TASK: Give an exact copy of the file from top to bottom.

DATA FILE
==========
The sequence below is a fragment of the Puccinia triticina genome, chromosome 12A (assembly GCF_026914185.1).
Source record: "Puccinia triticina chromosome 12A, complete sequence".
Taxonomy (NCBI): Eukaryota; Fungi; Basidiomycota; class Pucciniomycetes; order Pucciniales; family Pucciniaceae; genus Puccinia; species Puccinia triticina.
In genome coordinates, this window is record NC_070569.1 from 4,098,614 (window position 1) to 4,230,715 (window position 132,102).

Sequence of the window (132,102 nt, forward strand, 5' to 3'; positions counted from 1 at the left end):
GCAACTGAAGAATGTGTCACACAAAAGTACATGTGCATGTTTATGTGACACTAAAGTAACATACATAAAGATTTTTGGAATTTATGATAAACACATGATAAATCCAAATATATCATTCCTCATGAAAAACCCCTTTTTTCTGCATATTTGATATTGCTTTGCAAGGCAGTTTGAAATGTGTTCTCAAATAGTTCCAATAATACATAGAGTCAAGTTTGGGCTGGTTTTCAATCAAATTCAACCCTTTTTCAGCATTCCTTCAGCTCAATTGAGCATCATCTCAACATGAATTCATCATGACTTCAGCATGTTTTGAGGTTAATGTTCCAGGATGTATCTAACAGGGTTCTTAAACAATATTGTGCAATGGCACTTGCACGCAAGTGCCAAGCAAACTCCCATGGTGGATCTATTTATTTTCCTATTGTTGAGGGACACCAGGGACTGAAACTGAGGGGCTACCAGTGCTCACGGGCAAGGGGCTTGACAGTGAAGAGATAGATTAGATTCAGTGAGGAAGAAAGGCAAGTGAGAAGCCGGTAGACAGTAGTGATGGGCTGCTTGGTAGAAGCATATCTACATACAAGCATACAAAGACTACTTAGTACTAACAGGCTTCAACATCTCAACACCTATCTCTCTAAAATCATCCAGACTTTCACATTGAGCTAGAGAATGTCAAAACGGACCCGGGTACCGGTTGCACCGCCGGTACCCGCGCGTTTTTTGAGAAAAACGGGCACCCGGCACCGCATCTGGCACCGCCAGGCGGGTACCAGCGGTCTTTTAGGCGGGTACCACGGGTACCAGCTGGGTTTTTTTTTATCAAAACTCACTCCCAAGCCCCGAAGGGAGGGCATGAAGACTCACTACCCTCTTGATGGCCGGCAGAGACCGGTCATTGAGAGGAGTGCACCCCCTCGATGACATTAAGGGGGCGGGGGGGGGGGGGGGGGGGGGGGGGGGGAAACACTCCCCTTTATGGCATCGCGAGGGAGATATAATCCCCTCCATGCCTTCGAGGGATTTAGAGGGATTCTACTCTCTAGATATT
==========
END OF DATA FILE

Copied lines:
The sequence below is a fragment of the Puccinia triticina genome, chromosome 12A (assembly GCF_026914185.1).
Source record: "Puccinia triticina chromosome 12A, complete sequence".
Taxonomy (NCBI): Eukaryota; Fungi; Basidiomycota; class Pucciniomycetes; order Pucciniales; family Pucciniaceae; genus Puccinia; species Puccinia triticina.
In genome coordinates, this window is record NC_070569.1 from 4,098,614 (window position 1) to 4,230,715 (window position 132,102).

Sequence of the window (132,102 nt, forward strand, 5' to 3'; positions counted from 1 at the left end):
GCAACTGAAGAATGTGTCACACAAAAGTACATGTGCATGTTTATGTGACACTAAAGTAACATACATAAAGATTTTTGGAATTTATGATAAACACATGATAAATCCAAATATATCATTCCTCATGAAAAACCCCTTTTTTCTGCATATTTGATATTGCTTTGCAAGGCAGTTTGAAATGTGTTCTCAAATAGTTCCAATAATACATAGAGTCAAGTTTGGGCTGGTTTTCAATCAAATTCAACCCTTTTTCAGCATTCCTTCAGCTCAATTGAGCATCATCTCAACATGAATTCATCATGACTTCAGCATGTTTTGAGGTTAATGTTCCAGGATGTATCTAACAGGGTTCTTAAACAATATTGTGCAATGGCACTTGCACGCAAGTGCCAAGCAAACTCCCATGGTGGATCTATTTATTTTCCTATTGTTGAGGGACACCAGGGACTGAAACTGAGGGGCTACCAGTGCTCACGGGCAAGGGGCTTGACAGTGAAGAGATAGATTAGATTCAGTGAGGAAGAAAGGCAAGTGAGAAGCCGGTAGACAGTAGTGATGGGCTGCTTGGTAGAAGCATATCTACATACAAGCATACAAAGACTACTTAGTACTAACAGGCTTCAACATCTCAACACCTATCTCTCTAAAATCATCCAGACTTTCACATTGAGCTAGAGAATGTCAAAACGGACCCGGGTACCGGTTGCACCGCCGGTACCCGCGCGTTTTTTGAGAAAAACGGGCACCCGGCACCGCATCTGGCACCGCCAGGCGGGTACCAGCGGTCTTTTAGGCGGGTACCACGGGTACCAGCTGGGTTTTTTTTTATCAAAACTCACTCCCAAGCCCCGAAGGGAGGGCATGAAGACTCACTACCCTCTTGATGGCCGGCAGAGACCGGTCATTGAGAGGAGTGCACCCCCTCGATGACATTAAGGGGGCGGGGGGGGGGGGGGGGGGGGGGGGGGGGAAACACTCCCCTTTATGGCATCGCGAGGGAGATATAATCCCCTCCATGCCTTCGAGGGATTTAGAGGGATTCTACTCTCTAGATATT